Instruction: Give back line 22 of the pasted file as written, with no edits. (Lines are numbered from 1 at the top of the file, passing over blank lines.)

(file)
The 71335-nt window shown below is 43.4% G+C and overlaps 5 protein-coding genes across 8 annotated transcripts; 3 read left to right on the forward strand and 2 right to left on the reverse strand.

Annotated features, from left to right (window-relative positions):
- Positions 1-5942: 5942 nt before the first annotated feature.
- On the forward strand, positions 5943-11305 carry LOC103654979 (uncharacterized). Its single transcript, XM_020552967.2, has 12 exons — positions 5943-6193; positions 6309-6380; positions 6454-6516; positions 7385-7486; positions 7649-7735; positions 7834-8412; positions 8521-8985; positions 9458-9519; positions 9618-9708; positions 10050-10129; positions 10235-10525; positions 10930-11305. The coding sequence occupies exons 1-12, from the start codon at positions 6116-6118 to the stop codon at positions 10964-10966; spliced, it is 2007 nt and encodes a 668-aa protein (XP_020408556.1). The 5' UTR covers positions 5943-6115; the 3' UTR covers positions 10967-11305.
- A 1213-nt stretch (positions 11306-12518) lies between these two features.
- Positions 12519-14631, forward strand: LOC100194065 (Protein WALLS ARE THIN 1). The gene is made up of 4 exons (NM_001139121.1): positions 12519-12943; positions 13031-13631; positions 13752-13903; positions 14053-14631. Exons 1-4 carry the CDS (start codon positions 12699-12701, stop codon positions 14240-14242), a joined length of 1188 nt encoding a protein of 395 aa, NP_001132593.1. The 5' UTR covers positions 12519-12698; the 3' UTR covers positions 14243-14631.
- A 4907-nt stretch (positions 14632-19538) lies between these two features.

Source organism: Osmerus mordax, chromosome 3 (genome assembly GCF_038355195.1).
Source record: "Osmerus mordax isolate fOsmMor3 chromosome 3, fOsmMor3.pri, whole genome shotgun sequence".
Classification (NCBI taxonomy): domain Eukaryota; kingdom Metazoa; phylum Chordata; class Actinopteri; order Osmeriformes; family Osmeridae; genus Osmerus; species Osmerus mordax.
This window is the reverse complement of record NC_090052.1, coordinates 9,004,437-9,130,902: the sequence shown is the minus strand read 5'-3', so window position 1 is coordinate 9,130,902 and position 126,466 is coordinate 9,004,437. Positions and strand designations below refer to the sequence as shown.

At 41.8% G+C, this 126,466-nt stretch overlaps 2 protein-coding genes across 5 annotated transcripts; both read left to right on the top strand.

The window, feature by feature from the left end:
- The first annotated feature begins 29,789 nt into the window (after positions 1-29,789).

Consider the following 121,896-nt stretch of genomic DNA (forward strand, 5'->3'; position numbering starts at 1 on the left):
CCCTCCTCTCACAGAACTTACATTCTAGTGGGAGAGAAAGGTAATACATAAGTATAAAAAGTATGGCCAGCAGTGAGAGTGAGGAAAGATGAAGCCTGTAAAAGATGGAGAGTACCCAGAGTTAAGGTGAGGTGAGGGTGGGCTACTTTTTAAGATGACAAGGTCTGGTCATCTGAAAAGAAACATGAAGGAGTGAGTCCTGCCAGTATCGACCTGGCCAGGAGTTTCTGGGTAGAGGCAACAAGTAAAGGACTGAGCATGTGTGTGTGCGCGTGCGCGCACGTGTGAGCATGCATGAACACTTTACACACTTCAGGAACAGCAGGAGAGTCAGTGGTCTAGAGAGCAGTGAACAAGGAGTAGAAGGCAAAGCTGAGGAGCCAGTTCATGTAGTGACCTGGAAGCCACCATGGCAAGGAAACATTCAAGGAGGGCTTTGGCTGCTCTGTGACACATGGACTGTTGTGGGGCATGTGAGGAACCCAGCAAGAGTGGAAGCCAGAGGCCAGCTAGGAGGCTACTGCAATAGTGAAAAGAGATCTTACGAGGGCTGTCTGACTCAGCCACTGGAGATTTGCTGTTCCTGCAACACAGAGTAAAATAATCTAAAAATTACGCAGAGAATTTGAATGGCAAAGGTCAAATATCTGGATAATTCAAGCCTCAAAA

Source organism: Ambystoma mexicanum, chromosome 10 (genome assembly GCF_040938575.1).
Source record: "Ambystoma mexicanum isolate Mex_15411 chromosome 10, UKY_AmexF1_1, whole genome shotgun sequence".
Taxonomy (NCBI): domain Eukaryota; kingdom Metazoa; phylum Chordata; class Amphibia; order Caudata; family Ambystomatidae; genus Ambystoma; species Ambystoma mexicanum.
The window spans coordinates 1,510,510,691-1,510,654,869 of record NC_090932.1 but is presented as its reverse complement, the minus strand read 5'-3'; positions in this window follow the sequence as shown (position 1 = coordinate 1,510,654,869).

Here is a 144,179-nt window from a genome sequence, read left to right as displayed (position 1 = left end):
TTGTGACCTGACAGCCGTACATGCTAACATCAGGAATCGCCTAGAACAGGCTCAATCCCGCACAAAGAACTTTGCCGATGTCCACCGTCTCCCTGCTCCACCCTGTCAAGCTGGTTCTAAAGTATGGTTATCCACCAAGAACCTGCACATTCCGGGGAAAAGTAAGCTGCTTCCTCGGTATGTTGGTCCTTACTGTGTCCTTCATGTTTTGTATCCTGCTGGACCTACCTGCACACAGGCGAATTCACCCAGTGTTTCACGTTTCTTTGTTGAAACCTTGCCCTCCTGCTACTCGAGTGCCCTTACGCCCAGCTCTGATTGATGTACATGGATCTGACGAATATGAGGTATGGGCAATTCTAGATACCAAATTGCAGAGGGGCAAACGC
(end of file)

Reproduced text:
TTGTGACCTGACAGCCGTACATGCTAACATCAGGAATCGCCTAGAACAGGCTCAATCCCGCACAAAGAACTTTGCCGATGTCCACCGTCTCCCTGCTCCACCCTGTCAAGCTGGTTCTAAAGTATGGTTATCCACCAAGAACCTGCACATTCCGGGGAAAAGTAAGCTGCTTCCTCGGTATGTTGGTCCTTACTGTGTCCTTCATGTTTTGTATCCTGCTGGACCTACCTGCACACAGGCGAATTCACCCAGTGTTTCACGTTTCTTTGTTGAAACCTTGCCCTCCTGCTACTCGAGTGCCCTTACGCCCAGCTCTGATTGATGTACATGGATCTGACGAATATGAGGTATGGGCAATTCTAGATACCAAATTGCAGAGGGGCAAACGC